LE CAPITAINE D’À BORD
63, RUE DU PETIT-CHAMPLAIN
OPEN: SAT TO WED 9 AM TO 6 PM, THURS & FRI 9 AM TO 9 PM
A nautical and luxury sportswear boutique in Quartier Petit-Champlain, the shop sells both men’s and women’s fashion. Represented clothing lines include Peter & Shark, Meyer, and Armor-Lux.
66, BOULEVARD CHAMPLAIN
OPEN: MON TO FRI 10AM TO 9PM, SAT & SUN 10AM TO 5PM
A Montréal-based company, M0851 is a high-end leather boutique selling leather jackets, bags and accessories.
MADAME GIGI CONFISERIE
84, RUE DU PETIT-CHAMPLAIN
A small chocolatier in Quartier Petit-Champlain specialising in Belgian chocolates, chocolate pizza, macarons, and fudge. They serve a decent chocolat chaud as well. Although the shop is small, there are a few tables and chairs if you want to sit down and take a rest from shopping.
49, RUE DU PETIT-CHAMPLAIN
OPEN: SUN TO WED 9 AM TO 5 PM, THURS & FRI 9 AM TO 9 PM, SAT 9AM TO 7 PM
Alain Flamand is a master sculptor whose shop has been a part of Quartier Petit-Champlain since 1981. Handmade sculptures are on display throughout the shops four floors.
BEAUTY & SKIN CARE
70, BOULEVARD CHAMPLAIN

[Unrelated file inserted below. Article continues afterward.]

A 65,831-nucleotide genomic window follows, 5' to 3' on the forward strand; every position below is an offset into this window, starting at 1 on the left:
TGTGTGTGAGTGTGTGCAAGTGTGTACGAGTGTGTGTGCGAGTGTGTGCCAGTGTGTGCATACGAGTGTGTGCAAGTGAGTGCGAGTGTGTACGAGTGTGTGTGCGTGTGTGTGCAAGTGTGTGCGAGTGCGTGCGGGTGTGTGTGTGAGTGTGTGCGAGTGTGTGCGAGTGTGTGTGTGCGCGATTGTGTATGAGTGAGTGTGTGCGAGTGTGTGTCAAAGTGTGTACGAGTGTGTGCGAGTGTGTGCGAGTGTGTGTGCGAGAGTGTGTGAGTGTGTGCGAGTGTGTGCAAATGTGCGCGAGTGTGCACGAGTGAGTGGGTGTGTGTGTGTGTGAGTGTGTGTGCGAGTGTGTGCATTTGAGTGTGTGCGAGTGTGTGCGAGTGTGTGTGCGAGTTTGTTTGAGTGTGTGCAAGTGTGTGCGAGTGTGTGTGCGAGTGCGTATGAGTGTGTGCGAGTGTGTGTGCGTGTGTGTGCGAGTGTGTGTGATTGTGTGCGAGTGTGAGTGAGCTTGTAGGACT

OPEN: MON TO FRI 10 AM TO 9 PM, SAT & SUN 10AM TO 5 PM
A cosmetics boutique, Shamâne specialises in cosmetics and soaps made from donkey milk — said to slow down the ageing process.
Petit-Champlain and Place-Royale are known for shopping and restaurants, not nightlife. That being said, there are a couple pubs in the area that are worth checking out – one of which serves up a delicious cheese platter that is actually affordable!
PUB | $-$$
29, RUE SAINT-PIERRE
OPEN: DAILY 11 AM TO 1 AM
A Scottish pub in a mid 18th-century house in Place-Royale, L’Oncle is a favourite among tourists who enjoy pints of Québec microbrewery and typical pub fare. Cosy and always a good time.
LE PAPE GEORGES
PUB | $-$$
8 1/2, RUE DU CUL DE SAC
OPEN: MON TO WED 4 PM TO 3 AM, THURS TO SUN 12 PM TO 3 AM
A quaint bistro-bar in Petit-Champlain, Le Pape Georges has been recently renovated to include an extended bar and cosy leather bar chairs. The bistro-bar has live music, and a small, but delicious, menu.
PUB & SPORTS BAR | $-$$
10, RUE DU CUL DE SAC
OPEN: SUN TO THURS 11:30AM TO 10:30PM, FRI & SAT 11:30AM TO 12AM
A new addition to Petit-Champlain, Q-De-Sac Resto-Pub is a large bistro and sports bar tucked down rue du Cul-de-Sac, near Le Pape Georges. The food is traditional pub fare with a gourmet Québécois twist; like poutine made with bacon and foie gras. A large patio is set-up in spring and taken down at the end of Autumn. A lively place to hang out.